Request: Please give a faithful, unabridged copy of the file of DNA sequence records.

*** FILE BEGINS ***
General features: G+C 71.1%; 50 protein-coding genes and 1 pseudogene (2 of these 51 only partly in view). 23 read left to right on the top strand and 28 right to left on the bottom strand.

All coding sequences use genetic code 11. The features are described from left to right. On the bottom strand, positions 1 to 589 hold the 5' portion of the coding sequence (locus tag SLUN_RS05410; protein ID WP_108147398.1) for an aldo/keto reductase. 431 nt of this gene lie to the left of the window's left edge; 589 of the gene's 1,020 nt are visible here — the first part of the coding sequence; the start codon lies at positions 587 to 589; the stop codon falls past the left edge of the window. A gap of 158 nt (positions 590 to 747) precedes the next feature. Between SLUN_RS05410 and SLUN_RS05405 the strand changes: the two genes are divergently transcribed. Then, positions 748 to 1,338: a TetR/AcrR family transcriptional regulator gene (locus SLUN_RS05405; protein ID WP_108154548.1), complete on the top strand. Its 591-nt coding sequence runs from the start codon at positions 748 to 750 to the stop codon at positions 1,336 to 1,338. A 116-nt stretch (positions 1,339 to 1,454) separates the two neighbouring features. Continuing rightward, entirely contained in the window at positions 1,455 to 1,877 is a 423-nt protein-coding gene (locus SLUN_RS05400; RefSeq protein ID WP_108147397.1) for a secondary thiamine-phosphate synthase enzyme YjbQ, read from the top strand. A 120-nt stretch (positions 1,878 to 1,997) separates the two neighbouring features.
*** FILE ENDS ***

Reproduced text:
General features: G+C 71.1%; 50 protein-coding genes and 1 pseudogene (2 of these 51 only partly in view). 23 read left to right on the top strand and 28 right to left on the bottom strand.

All coding sequences use genetic code 11. The features are described from left to right. On the bottom strand, positions 1 to 589 hold the 5' portion of the coding sequence (locus tag SLUN_RS05410; protein ID WP_108147398.1) for an aldo/keto reductase. 431 nt of this gene lie to the left of the window's left edge; 589 of the gene's 1,020 nt are visible here — the first part of the coding sequence; the start codon lies at positions 587 to 589; the stop codon falls past the left edge of the window. A gap of 158 nt (positions 590 to 747) precedes the next feature. Between SLUN_RS05410 and SLUN_RS05405 the strand changes: the two genes are divergently transcribed. Then, positions 748 to 1,338: a TetR/AcrR family transcriptional regulator gene (locus SLUN_RS05405; protein ID WP_108154548.1), complete on the top strand. Its 591-nt coding sequence runs from the start codon at positions 748 to 750 to the stop codon at positions 1,336 to 1,338. A 116-nt stretch (positions 1,339 to 1,454) separates the two neighbouring features. Continuing rightward, entirely contained in the window at positions 1,455 to 1,877 is a 423-nt protein-coding gene (locus SLUN_RS05400; RefSeq protein ID WP_108147397.1) for a secondary thiamine-phosphate synthase enzyme YjbQ, read from the top strand. A 120-nt stretch (positions 1,878 to 1,997) separates the two neighbouring features.